Books open new chapter for rural students

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Students read donated books at the Central Primary School, Ruyi county, Hunan. [Photo/China Daily] 

Many students from these rural schools used to perform badly in regional or local academic rankings. Now, some have risen in scholastic achievement and have been admitted to top regional secondary schools. Leung's contribution has not been lost on parents, either. They take pride in the children's achievements, and some even donate money to the program to help it expand.

Leung, now 58 and approaching retirement, has always wanted the program to move faster, and can barely contain his impatience. "The school year is quite short for a child. I'm pressed for time to make them aware of the benefits of reading," he said.

A dream blossoms

Leung was headmaster at San Wui Commercial Society School, Sheung Wan, Hong Kong, from 1997 until 2007. Then, after 10 years in the job, he resigned and set off for Hunan to visit an acquaintance, a headmaster from Changsha, the capital of Hunan, he had met during an exchange activity in Hong Kong.

They made a chance visit to the school in Shaoshan, which had about 100 students. The classrooms were crudely equipped; the chairs were unstable and the desks were pockmarked with holes. "It was a mess," Leung recalled.

Even worse, lessons seemed to consist of teachers standing at the front of the class and speaking, while students took notes when instructed or gazed out of the window, daydreaming.

"There was no vigor or fun in the classroom," Leung said. During recess, he noticed that some children were barefoot. When he asked why, the headmaster told him, "Because they are rural children."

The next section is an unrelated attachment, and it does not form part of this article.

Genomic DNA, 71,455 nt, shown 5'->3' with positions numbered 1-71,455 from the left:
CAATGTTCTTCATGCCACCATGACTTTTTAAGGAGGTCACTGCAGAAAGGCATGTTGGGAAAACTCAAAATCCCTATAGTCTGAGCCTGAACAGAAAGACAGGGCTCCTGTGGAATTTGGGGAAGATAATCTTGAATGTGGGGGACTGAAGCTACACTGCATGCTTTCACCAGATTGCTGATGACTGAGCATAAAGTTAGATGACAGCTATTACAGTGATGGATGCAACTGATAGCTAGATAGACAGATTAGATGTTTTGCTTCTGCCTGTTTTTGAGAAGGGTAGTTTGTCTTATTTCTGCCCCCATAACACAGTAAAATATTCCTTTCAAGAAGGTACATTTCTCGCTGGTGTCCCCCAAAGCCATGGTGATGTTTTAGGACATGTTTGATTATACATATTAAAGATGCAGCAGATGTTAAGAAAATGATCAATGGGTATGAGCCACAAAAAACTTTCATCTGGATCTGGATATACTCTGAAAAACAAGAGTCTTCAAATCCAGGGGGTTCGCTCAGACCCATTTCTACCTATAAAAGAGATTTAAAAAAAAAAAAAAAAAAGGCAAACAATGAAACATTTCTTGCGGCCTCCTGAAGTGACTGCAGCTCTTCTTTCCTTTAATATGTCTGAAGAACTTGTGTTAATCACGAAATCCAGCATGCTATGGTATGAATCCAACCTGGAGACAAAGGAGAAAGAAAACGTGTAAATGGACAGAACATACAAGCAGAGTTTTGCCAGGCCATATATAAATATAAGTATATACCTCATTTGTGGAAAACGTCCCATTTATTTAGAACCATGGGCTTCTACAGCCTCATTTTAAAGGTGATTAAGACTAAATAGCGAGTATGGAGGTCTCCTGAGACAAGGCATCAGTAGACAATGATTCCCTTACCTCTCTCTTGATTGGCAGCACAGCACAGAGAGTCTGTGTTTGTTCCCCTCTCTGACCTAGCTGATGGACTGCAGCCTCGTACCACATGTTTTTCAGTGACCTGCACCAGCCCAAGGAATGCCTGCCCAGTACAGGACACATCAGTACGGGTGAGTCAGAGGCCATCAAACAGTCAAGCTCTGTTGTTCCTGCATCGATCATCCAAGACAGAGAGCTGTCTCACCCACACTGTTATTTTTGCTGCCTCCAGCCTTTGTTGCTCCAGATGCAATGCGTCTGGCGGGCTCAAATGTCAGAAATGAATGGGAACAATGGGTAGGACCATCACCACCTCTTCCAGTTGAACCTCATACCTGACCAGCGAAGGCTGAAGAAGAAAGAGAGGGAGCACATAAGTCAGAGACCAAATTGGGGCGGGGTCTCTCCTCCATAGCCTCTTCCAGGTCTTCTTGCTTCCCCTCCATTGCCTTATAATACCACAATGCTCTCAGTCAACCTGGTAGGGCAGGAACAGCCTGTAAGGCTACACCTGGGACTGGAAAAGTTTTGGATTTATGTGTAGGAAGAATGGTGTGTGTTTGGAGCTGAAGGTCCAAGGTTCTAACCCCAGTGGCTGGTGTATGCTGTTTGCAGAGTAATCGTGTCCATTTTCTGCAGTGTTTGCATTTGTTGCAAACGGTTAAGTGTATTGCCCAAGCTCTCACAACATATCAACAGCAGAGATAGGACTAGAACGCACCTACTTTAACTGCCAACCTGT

The children shied away from Leung, but three girls stared at him with what struck him as vacant grins. "Their stares were empty, even though they looked as happy as children in big cities. I couldn't see hope for the future in their eyes," he recalled.

Many other rural schools were much the same. They had no libraries. Some claimed they had, but when Leung checked, he found the doors locked and the scant book collections covered with dust as though they hadn't been touched for years. Moreover, the books were an eclectic mix that appeared to have been collected at random, with the majority unsuitable for elementary students.

He felt obliged to act. "For children, the first 10 years is the golden time for learning and development. A span of 10 years defines a generation. We can't afford to let a generation fail because of poor education," he said.

Before leaving the school in Shaoshan, Leung promised the headmaster, "I will return before Chinese New Year and help you build a new library."

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